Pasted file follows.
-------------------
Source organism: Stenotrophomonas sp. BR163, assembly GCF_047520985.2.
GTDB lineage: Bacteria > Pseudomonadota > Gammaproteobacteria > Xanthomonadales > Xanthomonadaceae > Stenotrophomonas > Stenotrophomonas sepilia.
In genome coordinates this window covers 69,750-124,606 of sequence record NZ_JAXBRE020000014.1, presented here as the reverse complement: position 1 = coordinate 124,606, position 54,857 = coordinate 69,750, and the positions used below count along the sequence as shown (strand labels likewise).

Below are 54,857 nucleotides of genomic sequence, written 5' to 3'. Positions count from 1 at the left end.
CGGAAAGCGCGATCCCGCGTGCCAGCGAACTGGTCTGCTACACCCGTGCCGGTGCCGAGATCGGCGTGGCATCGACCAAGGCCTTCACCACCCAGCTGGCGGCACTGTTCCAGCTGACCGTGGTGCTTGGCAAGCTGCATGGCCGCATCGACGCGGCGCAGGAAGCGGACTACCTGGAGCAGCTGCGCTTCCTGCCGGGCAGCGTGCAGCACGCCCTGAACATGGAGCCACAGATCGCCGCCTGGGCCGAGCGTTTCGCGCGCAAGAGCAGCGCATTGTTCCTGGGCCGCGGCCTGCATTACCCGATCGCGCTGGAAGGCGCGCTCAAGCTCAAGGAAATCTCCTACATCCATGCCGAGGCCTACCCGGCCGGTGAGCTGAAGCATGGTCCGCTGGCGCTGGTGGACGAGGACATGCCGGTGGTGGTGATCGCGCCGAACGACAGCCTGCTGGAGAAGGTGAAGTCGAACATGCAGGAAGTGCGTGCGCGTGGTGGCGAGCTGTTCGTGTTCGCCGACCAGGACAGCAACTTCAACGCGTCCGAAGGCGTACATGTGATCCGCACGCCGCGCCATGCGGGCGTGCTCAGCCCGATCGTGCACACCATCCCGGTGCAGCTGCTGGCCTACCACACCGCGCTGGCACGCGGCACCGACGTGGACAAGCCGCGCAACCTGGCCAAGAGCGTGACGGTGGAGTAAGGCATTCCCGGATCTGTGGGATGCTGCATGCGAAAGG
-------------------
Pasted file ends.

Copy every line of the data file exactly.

Source organism: Stenotrophomonas sp. BR163, assembly GCF_047520985.2.
GTDB lineage: Bacteria > Pseudomonadota > Gammaproteobacteria > Xanthomonadales > Xanthomonadaceae > Stenotrophomonas > Stenotrophomonas sepilia.
In genome coordinates this window covers 69,750-124,606 of sequence record NZ_JAXBRE020000014.1, presented here as the reverse complement: position 1 = coordinate 124,606, position 54,857 = coordinate 69,750, and the positions used below count along the sequence as shown (strand labels likewise).

Below are 54,857 nucleotides of genomic sequence, written 5' to 3'. Positions count from 1 at the left end.
CGGAAAGCGCGATCCCGCGTGCCAGCGAACTGGTCTGCTACACCCGTGCCGGTGCCGAGATCGGCGTGGCATCGACCAAGGCCTTCACCACCCAGCTGGCGGCACTGTTCCAGCTGACCGTGGTGCTTGGCAAGCTGCATGGCCGCATCGACGCGGCGCAGGAAGCGGACTACCTGGAGCAGCTGCGCTTCCTGCCGGGCAGCGTGCAGCACGCCCTGAACATGGAGCCACAGATCGCCGCCTGGGCCGAGCGTTTCGCGCGCAAGAGCAGCGCATTGTTCCTGGGCCGCGGCCTGCATTACCCGATCGCGCTGGAAGGCGCGCTCAAGCTCAAGGAAATCTCCTACATCCATGCCGAGGCCTACCCGGCCGGTGAGCTGAAGCATGGTCCGCTGGCGCTGGTGGACGAGGACATGCCGGTGGTGGTGATCGCGCCGAACGACAGCCTGCTGGAGAAGGTGAAGTCGAACATGCAGGAAGTGCGTGCGCGTGGTGGCGAGCTGTTCGTGTTCGCCGACCAGGACAGCAACTTCAACGCGTCCGAAGGCGTACATGTGATCCGCACGCCGCGCCATGCGGGCGTGCTCAGCCCGATCGTGCACACCATCCCGGTGCAGCTGCTGGCCTACCACACCGCGCTGGCACGCGGCACCGACGTGGACAAGCCGCGCAACCTGGCCAAGAGCGTGACGGTGGAGTAAGGCATTCCCGGATCTGTGGGATGCTGCATGCGAAAGG